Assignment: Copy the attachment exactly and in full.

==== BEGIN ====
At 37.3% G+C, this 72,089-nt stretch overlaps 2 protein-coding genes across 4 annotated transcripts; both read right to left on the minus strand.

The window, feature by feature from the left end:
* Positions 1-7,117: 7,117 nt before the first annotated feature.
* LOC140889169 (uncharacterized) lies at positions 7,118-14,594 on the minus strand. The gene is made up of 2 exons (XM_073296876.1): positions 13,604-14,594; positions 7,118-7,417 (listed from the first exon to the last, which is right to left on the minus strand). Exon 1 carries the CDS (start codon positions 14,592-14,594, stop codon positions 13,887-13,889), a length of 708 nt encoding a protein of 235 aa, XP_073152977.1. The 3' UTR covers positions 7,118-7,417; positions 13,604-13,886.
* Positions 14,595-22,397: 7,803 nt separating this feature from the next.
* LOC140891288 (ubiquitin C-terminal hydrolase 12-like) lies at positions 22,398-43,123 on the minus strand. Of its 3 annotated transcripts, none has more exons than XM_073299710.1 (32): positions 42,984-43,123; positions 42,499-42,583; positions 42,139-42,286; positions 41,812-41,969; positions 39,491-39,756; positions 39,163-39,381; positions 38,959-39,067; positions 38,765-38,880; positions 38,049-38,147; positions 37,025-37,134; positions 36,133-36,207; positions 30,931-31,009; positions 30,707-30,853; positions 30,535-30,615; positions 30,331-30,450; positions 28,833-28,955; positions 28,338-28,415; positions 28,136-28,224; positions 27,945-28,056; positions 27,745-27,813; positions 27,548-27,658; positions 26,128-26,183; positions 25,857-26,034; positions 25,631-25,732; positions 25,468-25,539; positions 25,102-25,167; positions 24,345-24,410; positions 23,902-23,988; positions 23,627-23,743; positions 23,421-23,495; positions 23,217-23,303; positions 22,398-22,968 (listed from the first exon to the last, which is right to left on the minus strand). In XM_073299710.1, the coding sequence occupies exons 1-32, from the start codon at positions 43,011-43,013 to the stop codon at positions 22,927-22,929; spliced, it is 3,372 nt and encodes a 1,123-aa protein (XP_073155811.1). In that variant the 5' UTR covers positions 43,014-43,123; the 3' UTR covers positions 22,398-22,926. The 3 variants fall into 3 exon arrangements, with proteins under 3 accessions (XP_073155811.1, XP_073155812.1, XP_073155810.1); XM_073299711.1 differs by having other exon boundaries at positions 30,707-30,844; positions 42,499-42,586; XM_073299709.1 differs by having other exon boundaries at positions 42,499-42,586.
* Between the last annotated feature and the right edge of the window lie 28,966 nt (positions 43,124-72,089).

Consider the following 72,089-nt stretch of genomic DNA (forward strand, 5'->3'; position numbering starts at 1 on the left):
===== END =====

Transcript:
At 37.3% G+C, this 72,089-nt stretch overlaps 2 protein-coding genes across 4 annotated transcripts; both read right to left on the minus strand.

The window, feature by feature from the left end:
* Positions 1-7,117: 7,117 nt before the first annotated feature.
* LOC140889169 (uncharacterized) lies at positions 7,118-14,594 on the minus strand. The gene is made up of 2 exons (XM_073296876.1): positions 13,604-14,594; positions 7,118-7,417 (listed from the first exon to the last, which is right to left on the minus strand). Exon 1 carries the CDS (start codon positions 14,592-14,594, stop codon positions 13,887-13,889), a length of 708 nt encoding a protein of 235 aa, XP_073152977.1. The 3' UTR covers positions 7,118-7,417; positions 13,604-13,886.
* Positions 14,595-22,397: 7,803 nt separating this feature from the next.
* LOC140891288 (ubiquitin C-terminal hydrolase 12-like) lies at positions 22,398-43,123 on the minus strand. Of its 3 annotated transcripts, none has more exons than XM_073299710.1 (32): positions 42,984-43,123; positions 42,499-42,583; positions 42,139-42,286; positions 41,812-41,969; positions 39,491-39,756; positions 39,163-39,381; positions 38,959-39,067; positions 38,765-38,880; positions 38,049-38,147; positions 37,025-37,134; positions 36,133-36,207; positions 30,931-31,009; positions 30,707-30,853; positions 30,535-30,615; positions 30,331-30,450; positions 28,833-28,955; positions 28,338-28,415; positions 28,136-28,224; positions 27,945-28,056; positions 27,745-27,813; positions 27,548-27,658; positions 26,128-26,183; positions 25,857-26,034; positions 25,631-25,732; positions 25,468-25,539; positions 25,102-25,167; positions 24,345-24,410; positions 23,902-23,988; positions 23,627-23,743; positions 23,421-23,495; positions 23,217-23,303; positions 22,398-22,968 (listed from the first exon to the last, which is right to left on the minus strand). In XM_073299710.1, the coding sequence occupies exons 1-32, from the start codon at positions 43,011-43,013 to the stop codon at positions 22,927-22,929; spliced, it is 3,372 nt and encodes a 1,123-aa protein (XP_073155811.1). In that variant the 5' UTR covers positions 43,014-43,123; the 3' UTR covers positions 22,398-22,926. The 3 variants fall into 3 exon arrangements, with proteins under 3 accessions (XP_073155811.1, XP_073155812.1, XP_073155810.1); XM_073299711.1 differs by having other exon boundaries at positions 30,707-30,844; positions 42,499-42,586; XM_073299709.1 differs by having other exon boundaries at positions 42,499-42,586.
* Between the last annotated feature and the right edge of the window lie 28,966 nt (positions 43,124-72,089).

Consider the following 72,089-nt stretch of genomic DNA (forward strand, 5'->3'; position numbering starts at 1 on the left):